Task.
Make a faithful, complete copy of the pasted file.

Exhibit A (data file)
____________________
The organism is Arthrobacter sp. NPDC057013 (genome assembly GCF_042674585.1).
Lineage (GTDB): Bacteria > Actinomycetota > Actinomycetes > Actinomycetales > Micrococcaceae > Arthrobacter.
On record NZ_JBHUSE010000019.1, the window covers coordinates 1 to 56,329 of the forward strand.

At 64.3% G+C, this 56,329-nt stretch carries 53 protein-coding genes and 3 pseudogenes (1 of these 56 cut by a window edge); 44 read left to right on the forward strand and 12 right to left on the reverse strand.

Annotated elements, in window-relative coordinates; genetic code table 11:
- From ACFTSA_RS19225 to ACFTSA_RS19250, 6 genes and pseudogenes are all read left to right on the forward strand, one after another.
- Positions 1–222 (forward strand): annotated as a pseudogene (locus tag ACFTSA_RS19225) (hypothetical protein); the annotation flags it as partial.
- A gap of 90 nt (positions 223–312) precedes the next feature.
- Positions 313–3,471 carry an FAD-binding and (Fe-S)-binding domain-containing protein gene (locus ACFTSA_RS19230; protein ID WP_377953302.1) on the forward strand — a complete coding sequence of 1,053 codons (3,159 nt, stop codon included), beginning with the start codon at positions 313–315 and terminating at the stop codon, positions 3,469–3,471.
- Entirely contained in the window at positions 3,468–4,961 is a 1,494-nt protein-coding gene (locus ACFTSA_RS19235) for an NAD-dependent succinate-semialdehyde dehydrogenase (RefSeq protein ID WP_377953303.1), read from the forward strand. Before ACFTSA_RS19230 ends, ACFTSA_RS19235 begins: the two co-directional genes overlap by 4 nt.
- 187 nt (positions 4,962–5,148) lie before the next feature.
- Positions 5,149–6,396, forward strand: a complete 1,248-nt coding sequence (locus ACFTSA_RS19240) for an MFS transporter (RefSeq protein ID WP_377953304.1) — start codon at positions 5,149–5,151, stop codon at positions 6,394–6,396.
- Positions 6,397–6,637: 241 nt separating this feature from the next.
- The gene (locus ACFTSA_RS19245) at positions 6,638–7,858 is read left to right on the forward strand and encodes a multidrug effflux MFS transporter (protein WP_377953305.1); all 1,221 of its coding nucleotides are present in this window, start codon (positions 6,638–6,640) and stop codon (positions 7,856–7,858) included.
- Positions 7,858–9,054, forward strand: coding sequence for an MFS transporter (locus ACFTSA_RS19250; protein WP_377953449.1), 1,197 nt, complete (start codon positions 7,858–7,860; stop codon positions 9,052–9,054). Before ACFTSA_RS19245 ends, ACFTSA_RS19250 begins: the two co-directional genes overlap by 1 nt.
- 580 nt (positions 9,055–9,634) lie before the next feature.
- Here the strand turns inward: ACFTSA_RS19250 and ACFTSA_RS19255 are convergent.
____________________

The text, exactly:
The organism is Arthrobacter sp. NPDC057013 (genome assembly GCF_042674585.1).
Lineage (GTDB): Bacteria > Actinomycetota > Actinomycetes > Actinomycetales > Micrococcaceae > Arthrobacter.
On record NZ_JBHUSE010000019.1, the window covers coordinates 1 to 56,329 of the forward strand.

At 64.3% G+C, this 56,329-nt stretch carries 53 protein-coding genes and 3 pseudogenes (1 of these 56 cut by a window edge); 44 read left to right on the forward strand and 12 right to left on the reverse strand.

Annotated elements, in window-relative coordinates; genetic code table 11:
- From ACFTSA_RS19225 to ACFTSA_RS19250, 6 genes and pseudogenes are all read left to right on the forward strand, one after another.
- Positions 1–222 (forward strand): annotated as a pseudogene (locus tag ACFTSA_RS19225) (hypothetical protein); the annotation flags it as partial.
- A gap of 90 nt (positions 223–312) precedes the next feature.
- Positions 313–3,471 carry an FAD-binding and (Fe-S)-binding domain-containing protein gene (locus ACFTSA_RS19230; protein ID WP_377953302.1) on the forward strand — a complete coding sequence of 1,053 codons (3,159 nt, stop codon included), beginning with the start codon at positions 313–315 and terminating at the stop codon, positions 3,469–3,471.
- Entirely contained in the window at positions 3,468–4,961 is a 1,494-nt protein-coding gene (locus ACFTSA_RS19235) for an NAD-dependent succinate-semialdehyde dehydrogenase (RefSeq protein ID WP_377953303.1), read from the forward strand. Before ACFTSA_RS19230 ends, ACFTSA_RS19235 begins: the two co-directional genes overlap by 4 nt.
- 187 nt (positions 4,962–5,148) lie before the next feature.
- Positions 5,149–6,396, forward strand: a complete 1,248-nt coding sequence (locus ACFTSA_RS19240) for an MFS transporter (RefSeq protein ID WP_377953304.1) — start codon at positions 5,149–5,151, stop codon at positions 6,394–6,396.
- Positions 6,397–6,637: 241 nt separating this feature from the next.
- The gene (locus ACFTSA_RS19245) at positions 6,638–7,858 is read left to right on the forward strand and encodes a multidrug effflux MFS transporter (protein WP_377953305.1); all 1,221 of its coding nucleotides are present in this window, start codon (positions 6,638–6,640) and stop codon (positions 7,856–7,858) included.
- Positions 7,858–9,054, forward strand: coding sequence for an MFS transporter (locus ACFTSA_RS19250; protein WP_377953449.1), 1,197 nt, complete (start codon positions 7,858–7,860; stop codon positions 9,052–9,054). Before ACFTSA_RS19245 ends, ACFTSA_RS19250 begins: the two co-directional genes overlap by 1 nt.
- 580 nt (positions 9,055–9,634) lie before the next feature.
- Here the strand turns inward: ACFTSA_RS19250 and ACFTSA_RS19255 are convergent.